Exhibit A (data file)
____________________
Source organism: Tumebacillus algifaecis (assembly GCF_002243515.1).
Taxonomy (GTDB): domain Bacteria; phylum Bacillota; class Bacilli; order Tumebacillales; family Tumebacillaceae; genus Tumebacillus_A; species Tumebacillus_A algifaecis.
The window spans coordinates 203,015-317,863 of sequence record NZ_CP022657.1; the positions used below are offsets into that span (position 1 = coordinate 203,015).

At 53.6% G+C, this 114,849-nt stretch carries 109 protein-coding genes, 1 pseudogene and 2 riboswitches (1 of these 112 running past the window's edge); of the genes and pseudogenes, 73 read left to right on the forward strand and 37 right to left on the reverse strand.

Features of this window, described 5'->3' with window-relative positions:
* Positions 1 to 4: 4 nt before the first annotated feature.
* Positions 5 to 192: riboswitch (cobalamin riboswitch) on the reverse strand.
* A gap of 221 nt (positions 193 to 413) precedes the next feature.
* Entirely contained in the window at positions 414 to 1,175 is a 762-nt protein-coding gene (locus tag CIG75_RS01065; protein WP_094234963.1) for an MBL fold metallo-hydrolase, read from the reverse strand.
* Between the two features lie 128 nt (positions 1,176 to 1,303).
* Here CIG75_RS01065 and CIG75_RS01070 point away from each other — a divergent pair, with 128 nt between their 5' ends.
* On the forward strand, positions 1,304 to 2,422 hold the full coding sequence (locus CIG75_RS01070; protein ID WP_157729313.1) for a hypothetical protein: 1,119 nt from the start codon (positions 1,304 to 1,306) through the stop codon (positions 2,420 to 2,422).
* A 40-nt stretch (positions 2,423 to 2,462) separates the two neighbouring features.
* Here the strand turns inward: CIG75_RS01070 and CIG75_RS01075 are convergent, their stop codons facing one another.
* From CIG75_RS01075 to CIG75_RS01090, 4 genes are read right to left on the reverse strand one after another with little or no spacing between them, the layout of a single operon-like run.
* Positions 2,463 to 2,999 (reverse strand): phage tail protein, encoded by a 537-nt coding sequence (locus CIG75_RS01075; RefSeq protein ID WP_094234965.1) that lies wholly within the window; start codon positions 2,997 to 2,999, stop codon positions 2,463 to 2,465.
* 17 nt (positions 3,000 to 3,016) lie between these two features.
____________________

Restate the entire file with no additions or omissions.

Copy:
Source organism: Tumebacillus algifaecis (assembly GCF_002243515.1).
Taxonomy (GTDB): domain Bacteria; phylum Bacillota; class Bacilli; order Tumebacillales; family Tumebacillaceae; genus Tumebacillus_A; species Tumebacillus_A algifaecis.
The window spans coordinates 203,015-317,863 of sequence record NZ_CP022657.1; the positions used below are offsets into that span (position 1 = coordinate 203,015).

At 53.6% G+C, this 114,849-nt stretch carries 109 protein-coding genes, 1 pseudogene and 2 riboswitches (1 of these 112 running past the window's edge); of the genes and pseudogenes, 73 read left to right on the forward strand and 37 right to left on the reverse strand.

Features of this window, described 5'->3' with window-relative positions:
* Positions 1 to 4: 4 nt before the first annotated feature.
* Positions 5 to 192: riboswitch (cobalamin riboswitch) on the reverse strand.
* A gap of 221 nt (positions 193 to 413) precedes the next feature.
* Entirely contained in the window at positions 414 to 1,175 is a 762-nt protein-coding gene (locus tag CIG75_RS01065; protein WP_094234963.1) for an MBL fold metallo-hydrolase, read from the reverse strand.
* Between the two features lie 128 nt (positions 1,176 to 1,303).
* Here CIG75_RS01065 and CIG75_RS01070 point away from each other — a divergent pair, with 128 nt between their 5' ends.
* On the forward strand, positions 1,304 to 2,422 hold the full coding sequence (locus CIG75_RS01070; protein ID WP_157729313.1) for a hypothetical protein: 1,119 nt from the start codon (positions 1,304 to 1,306) through the stop codon (positions 2,420 to 2,422).
* A 40-nt stretch (positions 2,423 to 2,462) separates the two neighbouring features.
* Here the strand turns inward: CIG75_RS01070 and CIG75_RS01075 are convergent, their stop codons facing one another.
* From CIG75_RS01075 to CIG75_RS01090, 4 genes are read right to left on the reverse strand one after another with little or no spacing between them, the layout of a single operon-like run.
* Positions 2,463 to 2,999 (reverse strand): phage tail protein, encoded by a 537-nt coding sequence (locus CIG75_RS01075; RefSeq protein ID WP_094234965.1) that lies wholly within the window; start codon positions 2,997 to 2,999, stop codon positions 2,463 to 2,465.
* 17 nt (positions 3,000 to 3,016) lie between these two features.